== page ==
As with other features, you wouldn't expect to get a world-beating phone on a £120 camera, and the Obi MV1 is in no danger of exceeding expectations.

It's not a total loss though – it comes with an 8MP rear camera, which can actually take some surprisingly good photos.

Obi MV1 review

There's face detection software, which makes it easier to grab accurately focused shots of people, but I found that tap-to-focus really struggled on the MV1.

In theory you can tap on the screen to set the focus point, but the camera never focused on what I wanted it to – I would sometimes spend ages tapping, and it either focused on something else, or didn't focus at all.

If you just want to take a quick shot the MV1 doesn't make it that easy – and that's an issue when all the competing handsets are strong on autofocus.

Obi MV1 review

I did find the resolution of the images quite impressive though; you won't be embarrassed to upload these to social media, although you also won't be troubling many photography competition juries.

You can also record Full HD video at 30fps. That's all you're really going to need from the MV1, and the quality was pretty good.

The process of shooting video is confusing though. As soon as you tap the video camera button the MV1 starts recording, where most other phones require you to first tap the video icon, and then press a dedicated record button.

Obi MV1 review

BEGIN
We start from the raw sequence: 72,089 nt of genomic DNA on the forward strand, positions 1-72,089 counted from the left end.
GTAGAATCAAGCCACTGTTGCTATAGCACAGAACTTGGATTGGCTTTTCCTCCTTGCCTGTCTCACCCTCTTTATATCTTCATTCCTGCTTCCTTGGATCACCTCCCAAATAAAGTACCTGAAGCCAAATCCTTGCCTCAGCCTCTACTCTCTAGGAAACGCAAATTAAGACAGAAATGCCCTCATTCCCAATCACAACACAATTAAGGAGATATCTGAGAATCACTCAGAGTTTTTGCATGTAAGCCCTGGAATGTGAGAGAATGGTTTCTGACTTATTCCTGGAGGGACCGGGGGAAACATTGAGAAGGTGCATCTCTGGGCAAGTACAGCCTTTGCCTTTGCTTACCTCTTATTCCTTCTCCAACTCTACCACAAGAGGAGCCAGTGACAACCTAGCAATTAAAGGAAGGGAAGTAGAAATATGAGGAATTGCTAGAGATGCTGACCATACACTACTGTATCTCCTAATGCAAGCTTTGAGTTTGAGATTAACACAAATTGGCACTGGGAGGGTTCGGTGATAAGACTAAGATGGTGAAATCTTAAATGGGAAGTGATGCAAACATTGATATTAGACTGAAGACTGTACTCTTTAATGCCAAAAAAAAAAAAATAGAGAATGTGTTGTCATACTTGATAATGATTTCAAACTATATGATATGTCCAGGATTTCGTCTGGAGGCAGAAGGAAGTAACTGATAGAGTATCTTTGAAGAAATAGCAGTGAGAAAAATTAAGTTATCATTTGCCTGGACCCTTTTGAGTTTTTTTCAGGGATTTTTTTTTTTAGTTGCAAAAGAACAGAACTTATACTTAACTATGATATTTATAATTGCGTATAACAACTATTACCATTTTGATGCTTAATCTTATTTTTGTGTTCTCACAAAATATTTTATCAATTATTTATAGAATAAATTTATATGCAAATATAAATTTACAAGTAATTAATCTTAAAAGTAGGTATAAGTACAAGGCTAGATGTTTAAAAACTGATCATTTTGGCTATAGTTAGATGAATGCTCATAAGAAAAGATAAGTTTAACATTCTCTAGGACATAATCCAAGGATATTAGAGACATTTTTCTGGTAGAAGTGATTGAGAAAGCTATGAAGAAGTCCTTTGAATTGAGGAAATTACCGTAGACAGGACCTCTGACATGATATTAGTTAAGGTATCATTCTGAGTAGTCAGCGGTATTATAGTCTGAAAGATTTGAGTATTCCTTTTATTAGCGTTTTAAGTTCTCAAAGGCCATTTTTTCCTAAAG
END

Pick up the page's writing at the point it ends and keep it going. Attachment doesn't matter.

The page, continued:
The quality of the video is the most important thing, though and you won't be disappointed unless you're looking for 4K levels of quality – in which case you won't be buying this phone.

On the front of the phone there's a 2MP camera. After using a variety of cheap but decent-quality Chinese handsets recently I'd forgotten how rubbish a properly low-end selfie camera can be, and I was immediately disappointed when I tried to take a selfie on the MV1.

The camera's field of view is very cramped, so it's hard to get everything – or everyone – that you want into the shot. On top of that, every image I did manage to take turned out grainy. That's just a fault of phones in this price bracket though, and if you're want a phone this cheap you'll be lucky to get a good selfie shooter.

Camera samples

Obi MV1 review

The flash on the Obi MV1 is strong, and this shot taken in a dark room turned out well

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Obi MV1 review

The detail resolution of the camera was impressive; here it's also reproduced the colors accurately

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Obi MV1 review

The camera struggles with close-ups, with autofocus becoming an issue

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Obi MV1 review

This image turned out darker than the scene appeared in real life, but the detail is well preserved

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Obi MV1 review

When subjects are well lit the MV1 can take some really nice shots considering it's only an 8MP shooter

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Obi MV1 review

Another example of the MV1 struggling to focus when you get up close and personal

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Obi MV1 review

The auto-focus has struggled here too, and the image is a little soft

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